I know what you’re thinking, and I promise there are no sparkly vampires in this comic. So what exactly is After Twilight? It’s an indie comic created by Gary Watson, Richard Alvarez and Sandra Yates. It takes place in the year 2022. Texas has succeeded from the United States and has become a totalitarian extremist Christian nation. The comic follows a young librarian named Jen Frazier. She tries her best to keep her head down and stay out of trouble. That all changes when her sister Zoe gets arrested by the authorities. Before long Jen finds herself swept up in the underground resistance and their plans to expose the horrors of the new government to the people of Texas and the world at large.
Okay, as you might have guessed by now, this comic deals with some pretty heavy political themes. However, I will do my best to keep it neutral. Let me be clear upfront, this comic is not anti-faith nor is it anti-religion. In fact, most members of the resistance, including its leader, are people of faith. The comic is, however, anti-extremism and anti-dogma.
I can’t exactly say I found out about After Twilight, but I knew I wanted to read it from the start. I grew up in the American South, which is where I still live, so the premise of After Twilight always seemed like something that could easy happen. Looking back, however, I’m not quite so sure about that.
Now, the explanation for how Texas succeeded was that a fringe group of disgruntled liberals set off a bomb at an evangelical church after increasingly conservative legislation got pushed through the Texas state government. This was apparently enough to galvanize Texans to vote for a Christian separatist nation. The first problem with this is that I somewhat doubt that a one-off event would be enough to push Texans over the edge.
The other issue has to do with the demographics of Texas. Contrary to popular opinion, Texas is actually pretty politically purple. North and East Texas tend to be fairly white and conservative, but South and West Texas tend to be more Latino and liberal. Therefore, if Texas were to potentially go rogue you can expect it to quickly descend into a civil war.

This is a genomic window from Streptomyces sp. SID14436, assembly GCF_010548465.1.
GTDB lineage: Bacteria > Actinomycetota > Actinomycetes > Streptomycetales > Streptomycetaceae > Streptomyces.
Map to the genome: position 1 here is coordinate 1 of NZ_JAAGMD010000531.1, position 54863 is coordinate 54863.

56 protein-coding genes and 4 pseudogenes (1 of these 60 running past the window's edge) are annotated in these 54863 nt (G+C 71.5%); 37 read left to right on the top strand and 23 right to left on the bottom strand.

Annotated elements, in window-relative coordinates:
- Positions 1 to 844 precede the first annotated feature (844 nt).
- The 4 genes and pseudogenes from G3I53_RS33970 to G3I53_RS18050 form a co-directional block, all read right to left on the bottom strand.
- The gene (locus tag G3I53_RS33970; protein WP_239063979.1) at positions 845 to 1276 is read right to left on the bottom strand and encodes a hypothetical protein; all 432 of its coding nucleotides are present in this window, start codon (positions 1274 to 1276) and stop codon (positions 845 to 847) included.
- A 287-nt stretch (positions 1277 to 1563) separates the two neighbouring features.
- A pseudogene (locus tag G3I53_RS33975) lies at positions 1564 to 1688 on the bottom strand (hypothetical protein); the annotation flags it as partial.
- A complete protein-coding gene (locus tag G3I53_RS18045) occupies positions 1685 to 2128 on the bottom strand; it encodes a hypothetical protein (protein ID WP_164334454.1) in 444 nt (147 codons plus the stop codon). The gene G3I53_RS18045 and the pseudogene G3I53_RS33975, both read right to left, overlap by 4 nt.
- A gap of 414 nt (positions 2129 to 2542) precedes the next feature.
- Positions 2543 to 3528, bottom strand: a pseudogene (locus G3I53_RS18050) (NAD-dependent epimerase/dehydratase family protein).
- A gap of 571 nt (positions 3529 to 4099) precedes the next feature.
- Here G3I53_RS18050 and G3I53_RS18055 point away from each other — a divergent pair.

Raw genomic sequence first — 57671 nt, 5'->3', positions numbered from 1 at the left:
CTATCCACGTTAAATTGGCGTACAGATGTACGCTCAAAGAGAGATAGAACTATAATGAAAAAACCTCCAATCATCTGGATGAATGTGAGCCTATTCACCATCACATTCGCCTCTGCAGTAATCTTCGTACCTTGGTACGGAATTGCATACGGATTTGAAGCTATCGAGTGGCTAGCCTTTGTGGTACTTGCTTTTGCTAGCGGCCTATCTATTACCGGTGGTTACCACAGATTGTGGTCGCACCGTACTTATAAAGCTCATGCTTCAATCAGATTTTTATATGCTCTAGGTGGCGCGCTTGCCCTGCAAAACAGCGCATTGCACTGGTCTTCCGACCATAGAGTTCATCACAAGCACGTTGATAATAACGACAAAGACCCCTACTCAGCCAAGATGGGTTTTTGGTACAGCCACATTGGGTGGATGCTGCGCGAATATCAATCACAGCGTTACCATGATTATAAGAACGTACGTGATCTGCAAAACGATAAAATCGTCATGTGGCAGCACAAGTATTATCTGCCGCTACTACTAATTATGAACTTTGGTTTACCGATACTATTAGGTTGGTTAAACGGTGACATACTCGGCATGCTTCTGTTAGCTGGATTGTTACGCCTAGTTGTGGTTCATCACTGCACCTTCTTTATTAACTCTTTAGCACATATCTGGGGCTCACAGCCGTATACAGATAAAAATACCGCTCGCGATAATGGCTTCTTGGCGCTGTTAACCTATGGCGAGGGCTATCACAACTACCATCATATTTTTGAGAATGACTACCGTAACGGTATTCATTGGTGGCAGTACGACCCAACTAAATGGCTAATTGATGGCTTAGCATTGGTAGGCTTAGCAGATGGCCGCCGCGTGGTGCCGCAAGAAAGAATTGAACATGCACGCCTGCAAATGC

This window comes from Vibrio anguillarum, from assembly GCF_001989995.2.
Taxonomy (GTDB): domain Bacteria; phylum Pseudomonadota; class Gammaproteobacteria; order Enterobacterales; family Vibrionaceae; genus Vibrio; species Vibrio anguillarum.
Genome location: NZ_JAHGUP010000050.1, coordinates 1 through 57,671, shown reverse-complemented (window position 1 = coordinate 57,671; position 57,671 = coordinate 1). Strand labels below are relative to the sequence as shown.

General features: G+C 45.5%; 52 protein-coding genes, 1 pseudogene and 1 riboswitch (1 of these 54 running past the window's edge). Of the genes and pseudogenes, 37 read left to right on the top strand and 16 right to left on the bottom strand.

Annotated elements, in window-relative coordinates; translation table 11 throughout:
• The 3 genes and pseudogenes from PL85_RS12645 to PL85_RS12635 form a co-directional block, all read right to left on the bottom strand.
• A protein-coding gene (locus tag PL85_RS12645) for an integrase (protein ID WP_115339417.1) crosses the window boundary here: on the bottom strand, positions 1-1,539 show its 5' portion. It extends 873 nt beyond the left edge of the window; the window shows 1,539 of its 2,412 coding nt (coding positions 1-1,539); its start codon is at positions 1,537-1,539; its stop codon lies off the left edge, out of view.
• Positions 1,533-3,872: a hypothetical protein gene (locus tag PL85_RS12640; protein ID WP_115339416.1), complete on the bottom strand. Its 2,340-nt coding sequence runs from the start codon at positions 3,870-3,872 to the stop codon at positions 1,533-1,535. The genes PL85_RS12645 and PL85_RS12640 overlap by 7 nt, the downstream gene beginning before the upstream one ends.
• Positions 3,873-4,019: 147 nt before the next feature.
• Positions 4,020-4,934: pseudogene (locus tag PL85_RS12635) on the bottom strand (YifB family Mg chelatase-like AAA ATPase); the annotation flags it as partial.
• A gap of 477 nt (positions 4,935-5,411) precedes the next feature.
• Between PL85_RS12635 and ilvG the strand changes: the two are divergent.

We also see that the theocratic government has banned all religions except hardcore fundamentalist Christianity. Even other branches of Christianity have been declared illegal. It seems odd that all of the Catholics and other Christians just stood by while theocracy swept across Texas. On the other hand, the Religious Right often creates odd coalitions of people. Did the Catholics assumed they’d get equal representation only to get stabbed in the back after the revolution occurred? It’s actually pretty common for breakdowns of alliances to happen after real world revolutions, so perhaps so.
It’s mentioned in passing that Louisiana and Oklahoma are considering joining with Texas. Both states have very proud cultures and heritage of their own, and I find it doubtful that they would pledge their allegiance to the Texas flag. If the Texans billed it as a Neo-Confederacy maybe I could see that happening, but otherwise no. It also appears that America put up little resistance to Texas leaving the union; though their are hints that this might not be the case for long. There’s only one nuclear weapons plant in America, and it is in Texas. Therefore, an independent Texas would also be a nuclear armed Texas. So it’s a little odd that America wouldn’t take issue with a rouge theocratic state with nuclear capability sitting directly on its boarders.